“I want to do more work that enlightens more people about that, and shows that this is an issue that we should all hear about.”

And being her real authentic self has worked well for her and her career. 

Suthagar has an extensive resume having worked with the NBA, the Blue Jays, Sony, and even having done cover art for a song by artist TeaMarrr featuring Wale. 

She’s also worked with several creatives in the Toronto scene including Cartel Madras, By the Kollective, and has hosted pop-ups with other Canadian artists such as Anu Chouhan also known as Anumation.

Beyond her work, she’s been wanting to find ways to pay it forward. 

“Since I started Not Sari, I've wanted to do something for the community,” she said. 

Suthagar is a woman of many talents, including digital art, videography, video editing, modelling and the list will likely continue to grow. But she is hoping to add a mentor/teacher to the list of what makes her so multifaceted. 

She says she loves to see more South Asian artists thriving and creating art that is relatable to the broader community, and she’s even hoping to help bring in the next generation of South Asian artists to the forefront with a workshop she has entitled Parvai, which means vision in Tamil.

Suthagar started volunteering as an artist mentor for youth with Project Humanity during much of COVID. She says it was a great opportunity to help others get better acquainted with their artistry and help pass on some of the tools she acquired throughout her time in school.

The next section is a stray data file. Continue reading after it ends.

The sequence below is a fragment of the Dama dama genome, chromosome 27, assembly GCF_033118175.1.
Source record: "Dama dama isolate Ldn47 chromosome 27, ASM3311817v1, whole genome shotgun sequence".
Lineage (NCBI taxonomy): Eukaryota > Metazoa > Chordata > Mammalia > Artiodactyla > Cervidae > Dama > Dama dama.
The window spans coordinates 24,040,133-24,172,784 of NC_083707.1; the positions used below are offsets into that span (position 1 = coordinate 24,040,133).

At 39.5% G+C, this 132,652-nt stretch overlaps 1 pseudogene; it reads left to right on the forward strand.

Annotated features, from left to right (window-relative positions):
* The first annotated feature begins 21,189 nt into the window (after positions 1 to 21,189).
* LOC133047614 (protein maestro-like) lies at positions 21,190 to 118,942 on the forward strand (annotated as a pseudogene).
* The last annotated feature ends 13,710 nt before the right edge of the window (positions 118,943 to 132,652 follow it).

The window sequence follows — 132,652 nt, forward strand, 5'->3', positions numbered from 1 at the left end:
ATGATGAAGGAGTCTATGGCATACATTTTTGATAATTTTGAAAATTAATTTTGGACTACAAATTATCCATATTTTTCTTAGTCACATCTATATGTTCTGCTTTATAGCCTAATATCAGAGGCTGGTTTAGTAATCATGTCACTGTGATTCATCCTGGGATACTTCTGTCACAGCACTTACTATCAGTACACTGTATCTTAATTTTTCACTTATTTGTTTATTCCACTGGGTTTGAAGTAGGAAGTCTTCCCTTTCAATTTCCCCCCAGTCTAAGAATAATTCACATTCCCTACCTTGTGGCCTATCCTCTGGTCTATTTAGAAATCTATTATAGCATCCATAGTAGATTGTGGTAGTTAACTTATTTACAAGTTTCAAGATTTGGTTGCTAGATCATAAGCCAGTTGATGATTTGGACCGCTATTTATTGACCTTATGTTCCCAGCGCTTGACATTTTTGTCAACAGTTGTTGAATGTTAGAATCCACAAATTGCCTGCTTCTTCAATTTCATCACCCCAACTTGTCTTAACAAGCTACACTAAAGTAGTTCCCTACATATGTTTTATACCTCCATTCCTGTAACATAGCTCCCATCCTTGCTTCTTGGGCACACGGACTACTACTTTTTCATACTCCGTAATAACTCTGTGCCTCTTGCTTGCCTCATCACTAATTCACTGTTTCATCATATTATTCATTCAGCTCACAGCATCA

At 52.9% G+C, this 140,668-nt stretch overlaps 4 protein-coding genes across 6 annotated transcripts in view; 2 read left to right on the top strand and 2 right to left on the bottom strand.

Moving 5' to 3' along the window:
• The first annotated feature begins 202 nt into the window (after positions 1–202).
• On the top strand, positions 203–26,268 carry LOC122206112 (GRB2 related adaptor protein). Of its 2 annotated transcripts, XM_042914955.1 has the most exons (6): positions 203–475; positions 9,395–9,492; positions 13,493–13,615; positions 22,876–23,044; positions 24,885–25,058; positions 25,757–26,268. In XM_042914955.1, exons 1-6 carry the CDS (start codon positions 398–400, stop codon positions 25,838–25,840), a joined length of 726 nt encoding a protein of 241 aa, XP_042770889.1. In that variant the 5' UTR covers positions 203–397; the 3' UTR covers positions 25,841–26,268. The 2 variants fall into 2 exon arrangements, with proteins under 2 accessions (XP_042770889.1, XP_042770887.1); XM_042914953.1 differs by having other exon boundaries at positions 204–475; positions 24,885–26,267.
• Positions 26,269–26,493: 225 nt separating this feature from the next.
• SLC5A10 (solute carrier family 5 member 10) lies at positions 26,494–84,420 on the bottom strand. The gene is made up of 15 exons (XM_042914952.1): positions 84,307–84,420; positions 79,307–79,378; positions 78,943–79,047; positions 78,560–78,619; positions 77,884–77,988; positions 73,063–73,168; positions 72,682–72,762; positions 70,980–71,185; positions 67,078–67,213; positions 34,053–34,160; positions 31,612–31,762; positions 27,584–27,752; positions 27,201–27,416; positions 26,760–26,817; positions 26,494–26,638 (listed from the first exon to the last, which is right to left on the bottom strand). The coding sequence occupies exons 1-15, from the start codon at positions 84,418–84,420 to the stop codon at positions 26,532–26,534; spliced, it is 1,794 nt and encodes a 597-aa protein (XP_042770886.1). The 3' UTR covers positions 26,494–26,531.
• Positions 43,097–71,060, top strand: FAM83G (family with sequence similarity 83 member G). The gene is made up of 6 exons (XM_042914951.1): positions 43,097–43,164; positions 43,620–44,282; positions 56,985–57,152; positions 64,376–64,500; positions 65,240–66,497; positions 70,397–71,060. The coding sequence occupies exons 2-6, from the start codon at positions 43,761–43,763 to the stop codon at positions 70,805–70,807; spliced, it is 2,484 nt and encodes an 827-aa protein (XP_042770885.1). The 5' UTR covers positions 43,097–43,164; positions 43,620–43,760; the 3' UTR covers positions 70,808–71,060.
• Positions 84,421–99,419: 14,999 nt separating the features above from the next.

She also does art with children for an organization called Story Planet where she works with kids around Toronto and they create stories, make illustrations, create books and allow the kids to take the lead and tell stories derived from their own experiences.

“I feel like being an artist is a privilege in a lot of ways. So I always want to ground myself and give back to the community and support the community. But I also wanted to do my own initiative where I give back to my people that support my work. And they also aspire to be able to do this in their own lives.”

She was also inspired by a young high school student who approached her via DMs to ask for some help and guidance. The young girl also wanted to follow Suthagar’s path but was nervous about her parents' approval in pursuing work in the arts. 

And she says she wants to be real with people on the struggle of pursuing work in the arts,“it's not easy, it's not a cakewalk.”

In sitting with the young student, Suthagar said that interaction really impacted her. Not too long after, while speaking to two of her friends Sonia Dheer, an entrepreneur and Mitushaa Berlinpalingam who works in finance, they discussed doing something to give back to those who want to pursue the arts, especially knowing how difficult the industry can be to navigate even when it comes to finding grants and funding. 

“I was able to obviously find it, but going to art school helps knowing people that are in the creative field. And if you don't have those resources, it's hard to fully know the ins and outs of things,” she said.